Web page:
John Pleuss retired on Dec. 31 from SSA’s scandal-plagued Madison Office of Disability Adjudication and Review, multiple sources with knowledge of the situation tell Wisconsin Watchdog.
Doug Nguyen, communications director for SSA’s Region 5 based in Chicago, confirmed Pleuss is “currently not employed by the SSA.”
The spokesman did not answer whether Pleuss left voluntarily or was fired.
“Judge Pleuss in not currently a Social Security employee and we cannot comment on personnel issues,” Nguyen said in a follow-up email.
Whistleblowers and others with knowledge of the federal investigations into Pleuss’ conduct said that the embattled administrative law judge has retired.
Pleuss could not be reached for comment at his Madison home Wednesday.
For months, sources say, federal investigators have been looking into allegations that Pleuss sexually harassed ODAR employees and made inappropriate comments about the people who have appealed to him for Social Security disability benefits.
More serious are allegations that Pleuss decided cases based on the physical appearance of claimants.
Sources tell Wisconsin Watchdog that many of Pleuss’ cases are under review.
What happens next?
Insiders say Wisconsin’s U.S. senators are awaiting the release of a final report by SSA’s Office of the Inspector General. OIG has been investigating the sexual harassment allegations and a raft of misconduct accusations, including bribery and fraud, at the Madison office for several months. The Senate Committee on Homeland Security and Governmental Affairs, chaired by Sen. Ron Johnson, R-Oshkosh, continues its inquiry into the SSA, an investigation that began in June. Sen. Tammy Baldwin, D-Madison, has for months demanded answers from SSA. And the Office of Special Counsel, too, sources say, has been investigating reports of whistleblower retaliation.
For now, it appears Pleuss will retire with his taxpayer-funded federal pension and all of the accompanying benefits, estimated to be worth nearly $1 million, based on his six-figure salary and his lengthy federal service. Federal retirement plans provide civil service retirement benefits from a combination of the Basic Benefit Plan, Social Security and the Thrift Savings Plan.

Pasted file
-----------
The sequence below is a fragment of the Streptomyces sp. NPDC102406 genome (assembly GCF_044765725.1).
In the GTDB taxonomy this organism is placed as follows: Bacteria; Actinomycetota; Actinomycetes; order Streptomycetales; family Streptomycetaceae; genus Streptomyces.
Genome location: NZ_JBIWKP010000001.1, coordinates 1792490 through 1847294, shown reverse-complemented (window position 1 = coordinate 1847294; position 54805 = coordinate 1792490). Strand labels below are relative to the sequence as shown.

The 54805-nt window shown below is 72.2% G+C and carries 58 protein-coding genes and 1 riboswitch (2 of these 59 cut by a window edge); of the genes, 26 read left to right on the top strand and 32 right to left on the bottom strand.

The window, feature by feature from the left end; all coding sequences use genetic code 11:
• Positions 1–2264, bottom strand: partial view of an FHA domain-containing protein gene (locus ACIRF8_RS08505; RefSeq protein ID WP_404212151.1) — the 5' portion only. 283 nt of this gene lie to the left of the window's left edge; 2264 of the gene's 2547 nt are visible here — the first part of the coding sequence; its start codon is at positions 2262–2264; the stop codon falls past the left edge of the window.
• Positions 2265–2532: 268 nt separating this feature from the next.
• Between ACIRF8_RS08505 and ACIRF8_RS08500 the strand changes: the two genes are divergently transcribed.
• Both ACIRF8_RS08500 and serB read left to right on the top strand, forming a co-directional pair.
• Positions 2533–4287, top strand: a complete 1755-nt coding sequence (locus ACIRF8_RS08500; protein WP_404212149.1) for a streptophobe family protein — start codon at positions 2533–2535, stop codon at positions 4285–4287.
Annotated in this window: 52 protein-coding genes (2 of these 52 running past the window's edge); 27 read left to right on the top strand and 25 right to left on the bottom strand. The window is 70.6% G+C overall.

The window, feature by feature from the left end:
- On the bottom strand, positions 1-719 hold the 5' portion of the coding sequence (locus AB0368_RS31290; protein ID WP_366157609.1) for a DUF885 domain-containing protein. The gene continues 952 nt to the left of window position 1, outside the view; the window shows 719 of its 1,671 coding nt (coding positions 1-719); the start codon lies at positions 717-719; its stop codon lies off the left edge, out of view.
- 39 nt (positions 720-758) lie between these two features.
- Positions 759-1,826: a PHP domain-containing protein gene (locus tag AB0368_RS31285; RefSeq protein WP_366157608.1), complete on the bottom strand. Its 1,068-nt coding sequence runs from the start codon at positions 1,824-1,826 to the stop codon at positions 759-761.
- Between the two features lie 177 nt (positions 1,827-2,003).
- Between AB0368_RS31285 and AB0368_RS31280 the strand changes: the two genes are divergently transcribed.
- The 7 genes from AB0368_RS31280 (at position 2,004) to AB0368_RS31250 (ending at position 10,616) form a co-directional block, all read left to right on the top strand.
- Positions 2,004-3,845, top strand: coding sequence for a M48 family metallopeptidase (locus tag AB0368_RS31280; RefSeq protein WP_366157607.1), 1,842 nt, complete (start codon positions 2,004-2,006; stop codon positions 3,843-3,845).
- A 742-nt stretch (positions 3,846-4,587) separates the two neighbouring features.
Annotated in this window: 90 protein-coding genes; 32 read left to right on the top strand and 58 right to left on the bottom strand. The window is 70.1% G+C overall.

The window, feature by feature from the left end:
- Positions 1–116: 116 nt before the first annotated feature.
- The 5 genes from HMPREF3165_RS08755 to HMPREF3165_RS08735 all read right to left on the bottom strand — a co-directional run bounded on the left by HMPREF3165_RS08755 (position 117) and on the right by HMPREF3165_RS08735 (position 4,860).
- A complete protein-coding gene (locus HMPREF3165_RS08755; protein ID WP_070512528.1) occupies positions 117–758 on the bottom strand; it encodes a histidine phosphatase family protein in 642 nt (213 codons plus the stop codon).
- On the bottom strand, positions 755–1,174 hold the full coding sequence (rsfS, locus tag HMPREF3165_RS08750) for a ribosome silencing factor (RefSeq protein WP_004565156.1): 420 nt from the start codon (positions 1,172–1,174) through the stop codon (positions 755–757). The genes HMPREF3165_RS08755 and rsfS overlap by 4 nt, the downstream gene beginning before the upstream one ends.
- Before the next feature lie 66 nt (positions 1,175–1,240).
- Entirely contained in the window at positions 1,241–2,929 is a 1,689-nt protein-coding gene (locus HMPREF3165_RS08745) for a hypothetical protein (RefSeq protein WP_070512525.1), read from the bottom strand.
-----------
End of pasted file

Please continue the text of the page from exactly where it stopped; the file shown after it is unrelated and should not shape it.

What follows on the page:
As Reg Jones, former head of retirement and insurance policy at the Office of Personnel Management pointed out in a Federal Times column, unless a federal employee is fired for any of the offenses cited in 5 U.S. Code 8313, “which largely involve treason, rebellion and seditious conduct,” the employee is eligible for a deferred annuity at age 60.
An SSA whistleblower said Pleuss’ retirement is a mixed blessing.
“On one hand, it is a satisfying resolution to me because the claimants and staff are no longer subject to that kind of behavior, but on the other hand it seems pretty unjust that he escapes with no consequences,” the whistleblower said. The SSA insider suspects the agency is trying to save itself and Pleuss from liability.
As Wisconsin Watchdog first reported in June, Pleuss in his case files described claimants as “attractive,” innocent-looking, “buxom.” In one case, he noted that a “young, white (woman)”appearing before him “looks like a man.”
“Obese, young, white (female) skimpy black top,” he wrote of another claimant.
“Very black, African looking (female),” the ALJ wrote, and parenthetically added, “(actually a gorilla-like appearance).”
In one document, Pleuss wrote, “I’ll pay this lady when hell freezes over!”
Following the reports, Pleuss was taken off cases, sources said. In November, he was escorted out of the Madison ODAR facility by armed guards, according to insiders.
“This is the beginning of justice being served,” one ODAR source told Wisconsin Watchdog.
Meanwhile, two top Region 5 officials who were expected to leave their leadership positions by the end of 2016 remain with SSA.
In October, Sherry D. Thompson, chief administrative law judge for SSA’s Region 5 in Chicago, and Assistant Regional Chief Administrative Law Judge John J. Rabaut announced they would be resigning from their leadership positions at the end of the year.
Whistleblowers say the judges have not departed yet, something Nguyen confirmed Wednesday.
“Judge Thompson and Rabaut are both still employed by the SSA,” the spokesman said.
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